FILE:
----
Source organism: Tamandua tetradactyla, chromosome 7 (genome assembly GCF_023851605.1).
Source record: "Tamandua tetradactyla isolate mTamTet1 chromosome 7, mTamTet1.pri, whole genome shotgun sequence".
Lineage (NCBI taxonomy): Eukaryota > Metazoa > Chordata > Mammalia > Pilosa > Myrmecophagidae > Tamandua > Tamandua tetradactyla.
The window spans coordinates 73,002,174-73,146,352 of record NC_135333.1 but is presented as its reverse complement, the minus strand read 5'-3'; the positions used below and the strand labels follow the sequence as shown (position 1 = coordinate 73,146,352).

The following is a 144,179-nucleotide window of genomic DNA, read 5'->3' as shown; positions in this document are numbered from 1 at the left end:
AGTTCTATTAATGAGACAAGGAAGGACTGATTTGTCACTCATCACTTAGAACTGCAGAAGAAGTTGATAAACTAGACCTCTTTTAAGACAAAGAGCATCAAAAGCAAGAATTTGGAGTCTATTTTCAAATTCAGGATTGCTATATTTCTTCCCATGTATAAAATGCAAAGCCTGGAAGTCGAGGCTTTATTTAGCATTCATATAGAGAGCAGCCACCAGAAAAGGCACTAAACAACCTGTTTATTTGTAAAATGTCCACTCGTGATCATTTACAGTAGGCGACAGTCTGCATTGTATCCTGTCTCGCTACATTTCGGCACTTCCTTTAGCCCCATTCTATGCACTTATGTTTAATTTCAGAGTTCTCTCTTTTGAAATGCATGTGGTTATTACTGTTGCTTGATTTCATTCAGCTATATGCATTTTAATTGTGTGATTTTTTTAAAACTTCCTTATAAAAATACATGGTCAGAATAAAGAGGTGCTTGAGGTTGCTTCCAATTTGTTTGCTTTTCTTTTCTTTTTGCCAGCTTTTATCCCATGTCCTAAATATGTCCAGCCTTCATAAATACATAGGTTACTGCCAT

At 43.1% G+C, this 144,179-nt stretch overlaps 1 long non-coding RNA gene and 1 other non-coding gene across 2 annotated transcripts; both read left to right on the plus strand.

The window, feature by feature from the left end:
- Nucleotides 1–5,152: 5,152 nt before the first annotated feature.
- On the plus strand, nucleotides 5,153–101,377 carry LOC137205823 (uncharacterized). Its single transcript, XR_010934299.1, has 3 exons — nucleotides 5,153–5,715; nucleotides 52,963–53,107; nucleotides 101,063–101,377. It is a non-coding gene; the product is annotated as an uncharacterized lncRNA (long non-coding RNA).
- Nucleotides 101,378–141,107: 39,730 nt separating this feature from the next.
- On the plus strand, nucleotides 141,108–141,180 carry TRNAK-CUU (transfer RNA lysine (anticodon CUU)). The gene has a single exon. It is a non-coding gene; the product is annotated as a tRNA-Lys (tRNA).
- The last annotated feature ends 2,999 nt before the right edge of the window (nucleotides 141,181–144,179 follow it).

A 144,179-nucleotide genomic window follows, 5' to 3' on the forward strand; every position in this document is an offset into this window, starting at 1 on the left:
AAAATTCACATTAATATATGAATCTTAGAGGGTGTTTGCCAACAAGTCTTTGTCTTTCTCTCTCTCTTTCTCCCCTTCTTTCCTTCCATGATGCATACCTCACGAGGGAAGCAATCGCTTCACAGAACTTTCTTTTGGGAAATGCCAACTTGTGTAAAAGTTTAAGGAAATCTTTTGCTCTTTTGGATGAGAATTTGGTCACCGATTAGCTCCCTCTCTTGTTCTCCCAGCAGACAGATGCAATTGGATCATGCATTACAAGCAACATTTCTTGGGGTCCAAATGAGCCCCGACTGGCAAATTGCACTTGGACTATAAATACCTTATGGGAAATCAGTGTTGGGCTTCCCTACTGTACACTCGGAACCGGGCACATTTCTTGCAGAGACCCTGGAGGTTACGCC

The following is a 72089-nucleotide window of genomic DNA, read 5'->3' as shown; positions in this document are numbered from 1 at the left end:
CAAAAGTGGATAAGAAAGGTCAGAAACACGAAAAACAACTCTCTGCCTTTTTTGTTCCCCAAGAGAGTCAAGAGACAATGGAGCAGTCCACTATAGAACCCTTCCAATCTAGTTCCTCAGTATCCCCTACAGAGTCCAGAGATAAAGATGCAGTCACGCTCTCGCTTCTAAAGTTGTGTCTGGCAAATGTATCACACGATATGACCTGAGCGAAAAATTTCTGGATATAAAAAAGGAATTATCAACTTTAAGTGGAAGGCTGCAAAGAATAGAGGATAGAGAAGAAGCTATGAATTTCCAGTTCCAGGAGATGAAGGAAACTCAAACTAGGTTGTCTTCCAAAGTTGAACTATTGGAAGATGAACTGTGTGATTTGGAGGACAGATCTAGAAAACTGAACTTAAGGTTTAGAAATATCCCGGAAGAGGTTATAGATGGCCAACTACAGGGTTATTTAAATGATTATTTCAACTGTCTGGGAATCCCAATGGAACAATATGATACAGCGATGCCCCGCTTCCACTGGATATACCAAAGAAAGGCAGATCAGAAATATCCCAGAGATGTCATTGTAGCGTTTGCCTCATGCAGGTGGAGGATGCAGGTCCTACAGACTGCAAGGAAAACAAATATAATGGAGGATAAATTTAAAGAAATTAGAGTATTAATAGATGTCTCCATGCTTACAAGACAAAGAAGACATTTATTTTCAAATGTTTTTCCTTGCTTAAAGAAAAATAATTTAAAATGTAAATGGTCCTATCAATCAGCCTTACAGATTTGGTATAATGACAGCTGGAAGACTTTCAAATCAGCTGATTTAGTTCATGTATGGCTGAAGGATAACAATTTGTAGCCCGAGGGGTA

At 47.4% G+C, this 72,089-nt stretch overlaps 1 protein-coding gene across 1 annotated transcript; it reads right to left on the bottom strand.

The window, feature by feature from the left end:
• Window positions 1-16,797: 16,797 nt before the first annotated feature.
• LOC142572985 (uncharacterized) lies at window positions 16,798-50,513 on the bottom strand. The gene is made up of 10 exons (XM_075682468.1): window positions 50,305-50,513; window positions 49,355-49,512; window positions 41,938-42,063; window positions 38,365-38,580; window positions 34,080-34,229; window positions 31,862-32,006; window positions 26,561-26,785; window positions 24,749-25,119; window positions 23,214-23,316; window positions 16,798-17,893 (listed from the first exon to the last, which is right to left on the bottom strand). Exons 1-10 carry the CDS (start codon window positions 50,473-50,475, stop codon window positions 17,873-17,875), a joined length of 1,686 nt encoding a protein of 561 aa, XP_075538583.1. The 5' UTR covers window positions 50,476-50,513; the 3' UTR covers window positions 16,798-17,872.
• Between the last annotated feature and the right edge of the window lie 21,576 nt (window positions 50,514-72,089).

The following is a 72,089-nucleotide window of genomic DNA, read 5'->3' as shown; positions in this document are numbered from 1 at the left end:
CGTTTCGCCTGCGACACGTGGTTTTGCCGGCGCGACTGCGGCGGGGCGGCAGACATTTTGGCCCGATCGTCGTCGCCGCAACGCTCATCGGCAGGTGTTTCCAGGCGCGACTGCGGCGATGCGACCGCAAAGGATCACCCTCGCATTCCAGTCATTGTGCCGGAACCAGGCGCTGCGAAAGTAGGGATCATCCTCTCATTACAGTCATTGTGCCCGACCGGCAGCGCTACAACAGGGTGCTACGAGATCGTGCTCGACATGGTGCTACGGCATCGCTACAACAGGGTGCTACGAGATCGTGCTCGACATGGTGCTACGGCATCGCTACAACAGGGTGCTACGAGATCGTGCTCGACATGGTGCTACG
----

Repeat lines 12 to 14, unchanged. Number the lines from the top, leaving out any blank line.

- On the plus strand, nucleotides 141,108–141,180 carry TRNAK-CUU (transfer RNA lysine (anticodon CUU)). The gene has a single exon. It is a non-coding gene; the product is annotated as a tRNA-Lys (tRNA).
- The last annotated feature ends 2,999 nt before the right edge of the window (nucleotides 141,181–144,179 follow it).

A 144,179-nucleotide genomic window follows, 5' to 3' on the forward strand; every position in this document is an offset into this window, starting at 1 on the left: